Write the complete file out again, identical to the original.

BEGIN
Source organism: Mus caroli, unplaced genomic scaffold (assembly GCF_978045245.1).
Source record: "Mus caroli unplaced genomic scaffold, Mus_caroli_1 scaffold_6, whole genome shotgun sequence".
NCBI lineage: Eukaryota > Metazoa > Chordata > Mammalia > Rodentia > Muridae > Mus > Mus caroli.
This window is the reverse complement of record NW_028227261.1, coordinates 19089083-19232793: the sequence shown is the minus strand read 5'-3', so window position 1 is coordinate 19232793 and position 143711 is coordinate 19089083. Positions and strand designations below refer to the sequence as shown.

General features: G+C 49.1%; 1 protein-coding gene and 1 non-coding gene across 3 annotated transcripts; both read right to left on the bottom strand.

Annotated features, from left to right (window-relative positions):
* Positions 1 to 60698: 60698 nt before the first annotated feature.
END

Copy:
Source organism: Mus caroli, unplaced genomic scaffold (assembly GCF_978045245.1).
Source record: "Mus caroli unplaced genomic scaffold, Mus_caroli_1 scaffold_6, whole genome shotgun sequence".
NCBI lineage: Eukaryota > Metazoa > Chordata > Mammalia > Rodentia > Muridae > Mus > Mus caroli.
This window is the reverse complement of record NW_028227261.1, coordinates 19089083-19232793: the sequence shown is the minus strand read 5'-3', so window position 1 is coordinate 19232793 and position 143711 is coordinate 19089083. Positions and strand designations below refer to the sequence as shown.

General features: G+C 49.1%; 1 protein-coding gene and 1 non-coding gene across 3 annotated transcripts; both read right to left on the bottom strand.

Annotated features, from left to right (window-relative positions):
* Positions 1 to 60698: 60698 nt before the first annotated feature.